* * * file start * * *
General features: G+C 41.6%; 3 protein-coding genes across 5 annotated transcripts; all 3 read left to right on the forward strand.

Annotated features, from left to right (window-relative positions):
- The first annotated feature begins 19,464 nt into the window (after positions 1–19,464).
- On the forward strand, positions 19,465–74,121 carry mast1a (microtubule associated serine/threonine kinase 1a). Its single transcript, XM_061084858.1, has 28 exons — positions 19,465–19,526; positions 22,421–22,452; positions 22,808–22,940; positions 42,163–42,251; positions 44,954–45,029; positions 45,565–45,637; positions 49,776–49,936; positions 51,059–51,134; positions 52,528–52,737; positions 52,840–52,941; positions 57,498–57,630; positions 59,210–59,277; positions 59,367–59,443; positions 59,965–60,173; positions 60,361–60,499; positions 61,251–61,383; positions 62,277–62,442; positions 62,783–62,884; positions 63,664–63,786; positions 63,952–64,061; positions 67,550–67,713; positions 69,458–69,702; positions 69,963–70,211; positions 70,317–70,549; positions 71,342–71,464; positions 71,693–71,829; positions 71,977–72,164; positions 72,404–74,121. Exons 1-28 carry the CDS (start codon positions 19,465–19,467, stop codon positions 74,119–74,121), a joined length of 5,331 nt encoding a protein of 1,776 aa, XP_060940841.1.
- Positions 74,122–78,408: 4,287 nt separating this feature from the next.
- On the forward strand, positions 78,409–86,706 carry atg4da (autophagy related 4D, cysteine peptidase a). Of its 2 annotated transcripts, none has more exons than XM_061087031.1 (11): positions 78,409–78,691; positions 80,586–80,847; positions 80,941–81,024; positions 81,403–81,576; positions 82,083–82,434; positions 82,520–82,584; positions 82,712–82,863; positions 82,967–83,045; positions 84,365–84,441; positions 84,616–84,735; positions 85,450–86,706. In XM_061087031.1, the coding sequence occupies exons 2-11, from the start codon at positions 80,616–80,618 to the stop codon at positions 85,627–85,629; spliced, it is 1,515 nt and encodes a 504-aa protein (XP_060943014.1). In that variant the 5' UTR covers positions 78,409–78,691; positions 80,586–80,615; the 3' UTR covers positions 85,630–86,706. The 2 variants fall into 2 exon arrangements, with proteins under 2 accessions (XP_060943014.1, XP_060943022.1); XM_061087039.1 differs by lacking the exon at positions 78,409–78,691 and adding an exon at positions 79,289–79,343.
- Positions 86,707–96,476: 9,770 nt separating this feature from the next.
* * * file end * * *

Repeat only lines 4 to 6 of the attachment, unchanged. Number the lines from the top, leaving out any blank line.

- On the forward strand, positions 19,465–74,121 carry mast1a (microtubule associated serine/threonine kinase 1a). Its single transcript, XM_061084858.1, has 28 exons — positions 19,465–19,526; positions 22,421–22,452; positions 22,808–22,940; positions 42,163–42,251; positions 44,954–45,029; positions 45,565–45,637; positions 49,776–49,936; positions 51,059–51,134; positions 52,528–52,737; positions 52,840–52,941; positions 57,498–57,630; positions 59,210–59,277; positions 59,367–59,443; positions 59,965–60,173; positions 60,361–60,499; positions 61,251–61,383; positions 62,277–62,442; positions 62,783–62,884; positions 63,664–63,786; positions 63,952–64,061; positions 67,550–67,713; positions 69,458–69,702; positions 69,963–70,211; positions 70,317–70,549; positions 71,342–71,464; positions 71,693–71,829; positions 71,977–72,164; positions 72,404–74,121. Exons 1-28 carry the CDS (start codon positions 19,465–19,467, stop codon positions 74,119–74,121), a joined length of 5,331 nt encoding a protein of 1,776 aa, XP_060940841.1.
- Positions 74,122–78,408: 4,287 nt separating this feature from the next.
- On the forward strand, positions 78,409–86,706 carry atg4da (autophagy related 4D, cysteine peptidase a). Of its 2 annotated transcripts, none has more exons than XM_061087031.1 (11): positions 78,409–78,691; positions 80,586–80,847; positions 80,941–81,024; positions 81,403–81,576; positions 82,083–82,434; positions 82,520–82,584; positions 82,712–82,863; positions 82,967–83,045; positions 84,365–84,441; positions 84,616–84,735; positions 85,450–86,706. In XM_061087031.1, the coding sequence occupies exons 2-11, from the start codon at positions 80,616–80,618 to the stop codon at positions 85,627–85,629; spliced, it is 1,515 nt and encodes a 504-aa protein (XP_060943014.1). In that variant the 5' UTR covers positions 78,409–78,691; positions 80,586–80,615; the 3' UTR covers positions 85,630–86,706. The 2 variants fall into 2 exon arrangements, with proteins under 2 accessions (XP_060943014.1, XP_060943022.1); XM_061087039.1 differs by lacking the exon at positions 78,409–78,691 and adding an exon at positions 79,289–79,343.